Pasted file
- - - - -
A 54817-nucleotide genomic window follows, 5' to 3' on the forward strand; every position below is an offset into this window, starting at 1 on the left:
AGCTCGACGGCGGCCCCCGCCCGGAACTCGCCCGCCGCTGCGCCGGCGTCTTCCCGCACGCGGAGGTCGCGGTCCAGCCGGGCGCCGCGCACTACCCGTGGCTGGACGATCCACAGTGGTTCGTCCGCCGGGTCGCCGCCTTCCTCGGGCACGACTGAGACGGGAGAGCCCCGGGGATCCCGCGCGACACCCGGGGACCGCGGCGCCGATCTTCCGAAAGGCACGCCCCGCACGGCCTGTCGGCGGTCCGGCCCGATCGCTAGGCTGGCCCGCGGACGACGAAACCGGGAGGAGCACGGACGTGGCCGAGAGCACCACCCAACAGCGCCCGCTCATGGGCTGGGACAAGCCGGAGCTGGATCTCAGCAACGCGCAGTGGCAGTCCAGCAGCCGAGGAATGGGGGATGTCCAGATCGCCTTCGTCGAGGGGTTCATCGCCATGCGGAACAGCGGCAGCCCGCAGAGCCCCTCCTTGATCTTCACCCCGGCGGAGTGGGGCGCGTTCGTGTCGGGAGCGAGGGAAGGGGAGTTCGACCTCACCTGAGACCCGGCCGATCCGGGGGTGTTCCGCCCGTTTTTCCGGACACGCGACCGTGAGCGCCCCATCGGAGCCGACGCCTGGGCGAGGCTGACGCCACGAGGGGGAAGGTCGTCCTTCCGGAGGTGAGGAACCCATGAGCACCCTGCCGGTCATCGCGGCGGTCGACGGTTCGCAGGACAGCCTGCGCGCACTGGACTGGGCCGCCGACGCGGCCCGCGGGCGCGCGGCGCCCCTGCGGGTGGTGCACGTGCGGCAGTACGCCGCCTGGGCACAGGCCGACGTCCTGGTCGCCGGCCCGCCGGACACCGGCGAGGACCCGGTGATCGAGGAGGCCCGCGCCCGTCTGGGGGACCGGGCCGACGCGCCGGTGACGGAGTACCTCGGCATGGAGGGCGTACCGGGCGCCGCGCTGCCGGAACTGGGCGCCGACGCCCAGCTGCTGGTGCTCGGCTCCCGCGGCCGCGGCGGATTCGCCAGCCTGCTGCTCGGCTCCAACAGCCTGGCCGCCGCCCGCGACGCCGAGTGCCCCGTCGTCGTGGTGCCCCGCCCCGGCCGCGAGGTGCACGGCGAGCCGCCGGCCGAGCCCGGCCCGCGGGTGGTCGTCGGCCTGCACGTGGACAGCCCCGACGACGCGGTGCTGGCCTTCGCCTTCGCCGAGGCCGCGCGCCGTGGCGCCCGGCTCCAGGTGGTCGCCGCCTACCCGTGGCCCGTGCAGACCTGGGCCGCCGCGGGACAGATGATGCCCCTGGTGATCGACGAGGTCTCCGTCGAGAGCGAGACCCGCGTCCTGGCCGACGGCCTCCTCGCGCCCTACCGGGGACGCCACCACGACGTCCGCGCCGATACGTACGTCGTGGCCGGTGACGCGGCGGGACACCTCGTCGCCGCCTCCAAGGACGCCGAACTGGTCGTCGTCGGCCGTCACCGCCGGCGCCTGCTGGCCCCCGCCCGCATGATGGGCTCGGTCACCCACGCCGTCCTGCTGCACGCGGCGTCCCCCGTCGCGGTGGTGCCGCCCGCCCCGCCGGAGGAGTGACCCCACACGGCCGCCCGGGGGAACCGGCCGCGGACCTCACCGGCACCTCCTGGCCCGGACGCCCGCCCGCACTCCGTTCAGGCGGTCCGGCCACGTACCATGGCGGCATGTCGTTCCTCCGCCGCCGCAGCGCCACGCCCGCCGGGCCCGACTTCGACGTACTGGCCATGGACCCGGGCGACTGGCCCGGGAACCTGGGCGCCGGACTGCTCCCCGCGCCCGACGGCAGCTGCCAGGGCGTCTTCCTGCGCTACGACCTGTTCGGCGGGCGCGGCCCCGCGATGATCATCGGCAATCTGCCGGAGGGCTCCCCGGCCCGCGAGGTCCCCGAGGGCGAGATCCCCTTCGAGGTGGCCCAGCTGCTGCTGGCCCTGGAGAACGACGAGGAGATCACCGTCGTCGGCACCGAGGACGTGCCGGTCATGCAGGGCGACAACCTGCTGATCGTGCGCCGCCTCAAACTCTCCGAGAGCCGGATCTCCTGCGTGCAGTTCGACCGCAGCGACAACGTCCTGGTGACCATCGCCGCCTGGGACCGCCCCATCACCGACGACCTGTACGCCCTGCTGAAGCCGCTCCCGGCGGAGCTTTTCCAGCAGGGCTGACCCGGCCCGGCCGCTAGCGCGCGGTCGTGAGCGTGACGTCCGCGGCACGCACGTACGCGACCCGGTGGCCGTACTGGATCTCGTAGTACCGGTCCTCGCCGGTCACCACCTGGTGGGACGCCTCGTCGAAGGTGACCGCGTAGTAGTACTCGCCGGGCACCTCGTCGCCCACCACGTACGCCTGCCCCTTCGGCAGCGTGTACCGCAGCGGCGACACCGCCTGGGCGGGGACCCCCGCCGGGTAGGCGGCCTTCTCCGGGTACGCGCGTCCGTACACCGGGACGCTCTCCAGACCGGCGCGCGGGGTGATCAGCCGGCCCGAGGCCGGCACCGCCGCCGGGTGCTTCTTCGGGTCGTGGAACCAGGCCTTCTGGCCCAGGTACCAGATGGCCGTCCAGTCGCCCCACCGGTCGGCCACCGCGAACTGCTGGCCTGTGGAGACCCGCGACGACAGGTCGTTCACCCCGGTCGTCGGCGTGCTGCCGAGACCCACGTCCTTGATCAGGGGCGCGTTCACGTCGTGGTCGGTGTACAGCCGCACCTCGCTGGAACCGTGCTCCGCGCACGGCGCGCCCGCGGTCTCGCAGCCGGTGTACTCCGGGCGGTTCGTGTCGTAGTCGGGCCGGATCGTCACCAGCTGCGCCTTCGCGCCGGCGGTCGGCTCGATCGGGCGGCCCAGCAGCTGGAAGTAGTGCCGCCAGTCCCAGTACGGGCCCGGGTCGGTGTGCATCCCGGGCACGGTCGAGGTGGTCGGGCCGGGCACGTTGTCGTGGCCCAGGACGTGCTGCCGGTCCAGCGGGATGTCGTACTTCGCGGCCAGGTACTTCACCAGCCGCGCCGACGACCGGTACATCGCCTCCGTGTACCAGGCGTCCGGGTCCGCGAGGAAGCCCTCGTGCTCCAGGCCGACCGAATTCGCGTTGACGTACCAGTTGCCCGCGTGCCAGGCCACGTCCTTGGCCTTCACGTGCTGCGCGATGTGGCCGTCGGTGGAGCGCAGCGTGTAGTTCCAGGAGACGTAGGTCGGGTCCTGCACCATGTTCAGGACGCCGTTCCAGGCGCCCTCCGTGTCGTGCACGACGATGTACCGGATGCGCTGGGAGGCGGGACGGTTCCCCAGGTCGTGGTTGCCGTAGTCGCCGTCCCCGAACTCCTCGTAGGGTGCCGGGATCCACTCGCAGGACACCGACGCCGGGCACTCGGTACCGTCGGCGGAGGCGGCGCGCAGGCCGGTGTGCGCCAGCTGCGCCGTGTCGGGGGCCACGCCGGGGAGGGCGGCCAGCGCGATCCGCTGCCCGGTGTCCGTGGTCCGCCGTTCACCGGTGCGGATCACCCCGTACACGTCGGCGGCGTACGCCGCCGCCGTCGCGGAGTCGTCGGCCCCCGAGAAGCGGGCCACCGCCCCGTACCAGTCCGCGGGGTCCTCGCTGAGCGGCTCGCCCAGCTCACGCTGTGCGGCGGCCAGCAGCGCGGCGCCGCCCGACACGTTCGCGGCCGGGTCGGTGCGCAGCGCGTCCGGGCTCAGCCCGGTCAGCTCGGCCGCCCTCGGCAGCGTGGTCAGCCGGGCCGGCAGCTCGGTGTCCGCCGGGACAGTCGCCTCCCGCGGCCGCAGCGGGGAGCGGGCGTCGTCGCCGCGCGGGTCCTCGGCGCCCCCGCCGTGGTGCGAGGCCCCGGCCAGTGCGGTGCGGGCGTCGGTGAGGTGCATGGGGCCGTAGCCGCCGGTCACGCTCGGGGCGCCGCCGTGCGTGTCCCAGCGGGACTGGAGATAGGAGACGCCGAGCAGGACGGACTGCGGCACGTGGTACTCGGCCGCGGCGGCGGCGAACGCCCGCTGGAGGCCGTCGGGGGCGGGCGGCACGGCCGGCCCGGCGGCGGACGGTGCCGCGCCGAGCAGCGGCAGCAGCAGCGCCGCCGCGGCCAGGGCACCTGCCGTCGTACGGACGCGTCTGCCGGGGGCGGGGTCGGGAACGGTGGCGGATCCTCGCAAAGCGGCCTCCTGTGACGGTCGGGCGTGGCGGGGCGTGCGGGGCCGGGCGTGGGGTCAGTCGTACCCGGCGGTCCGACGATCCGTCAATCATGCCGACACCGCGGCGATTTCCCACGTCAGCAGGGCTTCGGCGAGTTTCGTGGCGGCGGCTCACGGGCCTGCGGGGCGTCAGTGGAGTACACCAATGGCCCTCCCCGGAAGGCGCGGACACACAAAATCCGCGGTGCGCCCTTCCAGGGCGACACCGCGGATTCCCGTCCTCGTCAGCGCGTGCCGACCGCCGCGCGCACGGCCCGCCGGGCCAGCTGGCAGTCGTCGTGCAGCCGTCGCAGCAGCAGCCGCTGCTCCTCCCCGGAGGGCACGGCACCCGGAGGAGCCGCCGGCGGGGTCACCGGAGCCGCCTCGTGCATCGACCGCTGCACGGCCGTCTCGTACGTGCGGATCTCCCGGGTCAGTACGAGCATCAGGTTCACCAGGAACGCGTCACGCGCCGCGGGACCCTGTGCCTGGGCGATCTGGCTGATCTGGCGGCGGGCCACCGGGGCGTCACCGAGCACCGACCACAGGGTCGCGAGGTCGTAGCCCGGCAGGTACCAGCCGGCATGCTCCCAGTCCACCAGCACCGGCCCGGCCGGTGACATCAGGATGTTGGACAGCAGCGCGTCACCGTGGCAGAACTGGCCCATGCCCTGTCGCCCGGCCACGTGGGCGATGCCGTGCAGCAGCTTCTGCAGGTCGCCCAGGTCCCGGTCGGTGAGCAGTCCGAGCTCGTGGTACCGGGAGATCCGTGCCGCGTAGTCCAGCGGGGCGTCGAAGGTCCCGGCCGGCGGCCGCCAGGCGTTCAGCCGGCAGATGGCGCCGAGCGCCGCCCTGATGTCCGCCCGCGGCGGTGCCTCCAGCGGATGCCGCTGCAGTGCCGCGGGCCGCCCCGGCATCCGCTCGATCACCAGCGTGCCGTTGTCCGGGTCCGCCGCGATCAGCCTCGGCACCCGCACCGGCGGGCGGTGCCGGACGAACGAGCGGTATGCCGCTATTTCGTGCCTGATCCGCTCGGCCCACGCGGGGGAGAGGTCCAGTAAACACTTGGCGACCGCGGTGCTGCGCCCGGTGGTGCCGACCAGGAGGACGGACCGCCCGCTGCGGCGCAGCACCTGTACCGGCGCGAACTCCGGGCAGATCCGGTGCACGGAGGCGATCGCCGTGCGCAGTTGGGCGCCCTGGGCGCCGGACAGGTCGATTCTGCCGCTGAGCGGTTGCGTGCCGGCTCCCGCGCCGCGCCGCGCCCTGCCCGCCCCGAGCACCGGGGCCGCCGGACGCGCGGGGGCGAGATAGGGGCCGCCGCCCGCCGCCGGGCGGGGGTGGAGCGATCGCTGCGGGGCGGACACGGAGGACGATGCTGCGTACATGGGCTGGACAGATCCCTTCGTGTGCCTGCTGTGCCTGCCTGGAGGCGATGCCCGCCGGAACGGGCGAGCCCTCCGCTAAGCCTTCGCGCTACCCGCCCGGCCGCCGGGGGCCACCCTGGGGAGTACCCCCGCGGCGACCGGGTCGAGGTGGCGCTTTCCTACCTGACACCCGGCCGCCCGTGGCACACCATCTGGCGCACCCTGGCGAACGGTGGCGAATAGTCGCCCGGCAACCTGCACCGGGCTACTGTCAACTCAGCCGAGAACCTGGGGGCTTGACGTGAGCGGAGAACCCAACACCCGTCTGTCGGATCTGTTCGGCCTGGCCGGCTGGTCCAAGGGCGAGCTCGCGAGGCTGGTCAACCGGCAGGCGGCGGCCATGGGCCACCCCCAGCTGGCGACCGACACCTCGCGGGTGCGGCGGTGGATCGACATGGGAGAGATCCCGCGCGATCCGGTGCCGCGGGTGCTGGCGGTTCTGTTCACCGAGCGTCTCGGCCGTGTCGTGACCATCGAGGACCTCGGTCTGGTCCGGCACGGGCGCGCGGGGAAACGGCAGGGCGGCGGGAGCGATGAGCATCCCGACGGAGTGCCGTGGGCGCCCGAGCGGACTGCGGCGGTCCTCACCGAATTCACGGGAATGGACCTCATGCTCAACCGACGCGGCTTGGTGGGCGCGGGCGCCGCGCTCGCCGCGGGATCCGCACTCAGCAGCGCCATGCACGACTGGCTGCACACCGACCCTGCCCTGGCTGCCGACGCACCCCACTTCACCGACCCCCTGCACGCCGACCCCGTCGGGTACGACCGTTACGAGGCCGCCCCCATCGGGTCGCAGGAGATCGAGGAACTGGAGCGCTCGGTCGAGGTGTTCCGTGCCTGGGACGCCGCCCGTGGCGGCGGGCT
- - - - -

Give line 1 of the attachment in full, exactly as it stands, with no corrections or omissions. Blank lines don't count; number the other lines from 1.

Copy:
A 54817-nucleotide genomic window follows, 5' to 3' on the forward strand; every position below is an offset into this window, starting at 1 on the left: